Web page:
A month before my son AP was born, I took a three hour workshop offered through the county’s fatherhood initiative called Boot Camp for New Dads.” The class consisted of a facilitator and several veteran dads, available to field questions.
Toward the end of the session, the well-caffeinated group of anxious participants became silent as the instructor moved on to the last topic of the session, shaken baby syndrome. He began by describing a scenario in which a new father became more desperate and frustrated as he continued unsuccessfully to put his baby to sleep. As the hours passed, the amount of sleep the dad could get before waking for work continued to diminish. At the climax of the story, the protagonist finally snapped. The instructor shook the plastic bottle he had been carrying, violently breaking an egg inside, exemplifying what happens to an infant’s brain when shaken.
The veteran dads then each told a personal story about feeling a loss of control with a screaming baby. “Just walk away if you feel yourself losing control,” was the common message. “A baby has never been harmed from crying too much.” One of the vets recommended setting the baby down in the crib and cracking a beer in another room. One self righteous participant interrupted, “I don’t think advising us to drink a beer is good parenting advice.” At this, the other veteran dads jumped in to defend their colleague, admitting they had also used the strategy effectively.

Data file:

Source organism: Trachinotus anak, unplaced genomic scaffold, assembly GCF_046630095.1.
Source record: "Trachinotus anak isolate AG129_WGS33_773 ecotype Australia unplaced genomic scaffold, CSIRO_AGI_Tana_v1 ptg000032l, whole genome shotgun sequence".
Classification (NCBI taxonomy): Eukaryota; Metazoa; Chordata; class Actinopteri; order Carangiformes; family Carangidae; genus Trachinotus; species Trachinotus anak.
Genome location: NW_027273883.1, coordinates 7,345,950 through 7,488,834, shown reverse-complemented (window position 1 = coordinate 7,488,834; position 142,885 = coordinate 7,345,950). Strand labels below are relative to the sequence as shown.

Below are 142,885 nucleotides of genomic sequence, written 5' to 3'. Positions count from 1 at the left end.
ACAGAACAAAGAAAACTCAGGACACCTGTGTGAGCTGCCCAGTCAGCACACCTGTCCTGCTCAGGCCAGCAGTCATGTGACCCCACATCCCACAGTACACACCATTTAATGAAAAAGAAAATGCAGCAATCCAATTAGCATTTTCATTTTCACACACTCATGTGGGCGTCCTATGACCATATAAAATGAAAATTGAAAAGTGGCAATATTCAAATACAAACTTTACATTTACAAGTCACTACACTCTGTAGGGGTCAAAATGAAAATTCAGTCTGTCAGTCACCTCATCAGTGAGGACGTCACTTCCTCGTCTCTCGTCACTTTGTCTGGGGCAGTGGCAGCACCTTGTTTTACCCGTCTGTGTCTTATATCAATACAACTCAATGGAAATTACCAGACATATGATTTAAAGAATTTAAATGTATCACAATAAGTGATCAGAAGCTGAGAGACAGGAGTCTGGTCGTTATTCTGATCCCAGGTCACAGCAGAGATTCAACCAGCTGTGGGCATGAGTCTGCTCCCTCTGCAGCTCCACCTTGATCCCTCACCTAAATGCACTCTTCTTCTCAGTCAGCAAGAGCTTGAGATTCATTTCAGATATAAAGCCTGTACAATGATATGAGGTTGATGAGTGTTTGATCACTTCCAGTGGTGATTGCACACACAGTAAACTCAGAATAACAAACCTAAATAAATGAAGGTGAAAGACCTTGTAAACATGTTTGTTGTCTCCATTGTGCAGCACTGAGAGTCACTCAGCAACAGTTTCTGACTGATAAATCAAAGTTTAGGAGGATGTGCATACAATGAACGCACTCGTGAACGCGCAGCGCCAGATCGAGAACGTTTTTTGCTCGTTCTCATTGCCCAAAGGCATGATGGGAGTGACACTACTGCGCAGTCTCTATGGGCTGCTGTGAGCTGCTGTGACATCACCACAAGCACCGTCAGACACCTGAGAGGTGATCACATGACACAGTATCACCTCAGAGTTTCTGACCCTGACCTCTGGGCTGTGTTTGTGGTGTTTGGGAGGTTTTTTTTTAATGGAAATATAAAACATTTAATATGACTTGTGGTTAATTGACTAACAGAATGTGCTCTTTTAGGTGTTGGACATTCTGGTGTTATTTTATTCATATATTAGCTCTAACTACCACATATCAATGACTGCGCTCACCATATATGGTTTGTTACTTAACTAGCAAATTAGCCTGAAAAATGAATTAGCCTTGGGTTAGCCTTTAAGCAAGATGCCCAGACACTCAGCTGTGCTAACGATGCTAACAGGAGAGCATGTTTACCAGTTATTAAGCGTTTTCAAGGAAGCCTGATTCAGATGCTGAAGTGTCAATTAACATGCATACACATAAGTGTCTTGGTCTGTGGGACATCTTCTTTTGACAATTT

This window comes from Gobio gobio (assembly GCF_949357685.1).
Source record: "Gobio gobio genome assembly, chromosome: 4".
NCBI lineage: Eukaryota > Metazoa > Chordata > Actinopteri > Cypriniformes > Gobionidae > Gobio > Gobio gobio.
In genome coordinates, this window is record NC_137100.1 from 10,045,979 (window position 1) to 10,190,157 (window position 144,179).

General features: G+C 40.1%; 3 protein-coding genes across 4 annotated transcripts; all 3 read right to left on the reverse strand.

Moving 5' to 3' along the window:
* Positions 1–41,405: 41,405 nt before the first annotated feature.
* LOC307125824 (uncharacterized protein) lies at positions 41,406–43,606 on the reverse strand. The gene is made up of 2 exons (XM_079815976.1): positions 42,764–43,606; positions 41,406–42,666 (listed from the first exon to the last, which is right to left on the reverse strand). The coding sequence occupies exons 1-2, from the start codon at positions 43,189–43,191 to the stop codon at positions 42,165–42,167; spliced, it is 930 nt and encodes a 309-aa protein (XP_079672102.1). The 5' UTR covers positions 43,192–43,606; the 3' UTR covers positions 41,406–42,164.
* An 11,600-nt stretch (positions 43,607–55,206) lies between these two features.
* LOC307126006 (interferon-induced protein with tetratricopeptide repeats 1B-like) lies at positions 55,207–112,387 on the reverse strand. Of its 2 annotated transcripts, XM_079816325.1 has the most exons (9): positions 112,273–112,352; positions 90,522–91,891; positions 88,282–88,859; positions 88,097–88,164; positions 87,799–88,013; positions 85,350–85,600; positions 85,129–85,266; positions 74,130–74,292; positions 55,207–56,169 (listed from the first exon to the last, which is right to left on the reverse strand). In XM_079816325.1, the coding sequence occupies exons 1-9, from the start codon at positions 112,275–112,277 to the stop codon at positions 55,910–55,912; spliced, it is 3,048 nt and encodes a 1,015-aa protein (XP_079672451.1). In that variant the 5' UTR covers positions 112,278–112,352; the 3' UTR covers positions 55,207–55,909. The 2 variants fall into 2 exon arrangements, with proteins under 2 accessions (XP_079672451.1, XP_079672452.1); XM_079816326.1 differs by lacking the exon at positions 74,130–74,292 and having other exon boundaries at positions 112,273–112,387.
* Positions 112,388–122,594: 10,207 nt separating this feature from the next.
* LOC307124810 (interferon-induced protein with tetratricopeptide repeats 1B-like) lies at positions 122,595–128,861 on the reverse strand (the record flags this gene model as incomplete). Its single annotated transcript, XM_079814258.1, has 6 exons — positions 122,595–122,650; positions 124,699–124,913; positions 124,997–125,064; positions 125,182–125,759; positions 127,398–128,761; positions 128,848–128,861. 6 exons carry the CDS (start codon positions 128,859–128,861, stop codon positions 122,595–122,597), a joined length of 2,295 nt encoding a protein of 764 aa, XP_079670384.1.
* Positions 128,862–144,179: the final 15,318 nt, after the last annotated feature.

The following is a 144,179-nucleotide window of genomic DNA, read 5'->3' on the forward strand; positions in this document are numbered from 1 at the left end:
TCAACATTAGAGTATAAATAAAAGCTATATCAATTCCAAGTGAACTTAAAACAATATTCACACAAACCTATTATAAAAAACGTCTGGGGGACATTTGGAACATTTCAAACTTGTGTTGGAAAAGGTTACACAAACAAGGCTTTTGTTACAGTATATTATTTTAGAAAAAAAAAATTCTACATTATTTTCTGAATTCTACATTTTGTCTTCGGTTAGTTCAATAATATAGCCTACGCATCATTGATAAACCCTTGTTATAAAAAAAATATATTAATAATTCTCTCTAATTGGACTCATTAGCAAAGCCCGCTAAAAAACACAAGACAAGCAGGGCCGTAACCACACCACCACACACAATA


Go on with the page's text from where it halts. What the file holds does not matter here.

I remember thinking that the entire conversation was irrelevant to me. I would never dream of hurting someone I love. As a school teacher, I pride myself on not raising my voice, even in a classroom full of oversexed, texting adolescents. In fact, whether it’s during a marital argument or training a difficult client, I rarely visibly lose my cool.
After months of restless nights, my son finally started sleeping through the night. My wife and I felt vindicated. “We deserve this,” I’d think to myself.
Each morning when we woke up, it was like a mini Christmas miracle. We’d open our eyes and begin calculating. “He went all the way from 7:30 pm to 6:30 am. That’s eleven hours,” my wife would say.
“I know,” I’d respond emphatically.
We had passed through the gauntlet of sleep deprivation, and made it to the other side. Or so we thought. Last night, six months after becoming a father, I finally lost control.
This bout of beauty rest made AP’s systematic unraveling, beginning on his six month birthday, all the more unnerving. On the fifth night of his insomniatic bender, after countless hours of bouncing and rocking, I finally snapped. The moment came at 2:30 am, four hours before I had to wake up for work. AP was lying on his changing table while I attempted to fasten a diaper around his flailing legs, when the fastener tore off and with it went my dignity. I silently stepped away from the changing table, raised the diaper above my head, and made a pathetic attempt to tear the feather light poop receptacle in half before throwing it onto the floor with all my might. But my tantrum wasn't finished. I picked the diaper back up and this time ripped it from a different angle, successfully sending confetti all over the carpet.
Moments later, as I drove through the empty streets of our Cleveland suburb waiting for AP to stop grunting behind me, I finally understood what the veteran dads in my class had been talking about. If it could happen to me, it could happen to anyone. It was terrifying.
After twenty minutes, the car fell silent and the saga was over. I tiptoed inside, set the car seat down on the floor in AP’s room, and drifted off for a solid three hours of sleep.
The next time I wake up after a full eight hours of sleep, I’ll do it with a bit more humility.
This blog post was contributed by new dad Emmett Keller, creator of the blog Baby Daddy Fitness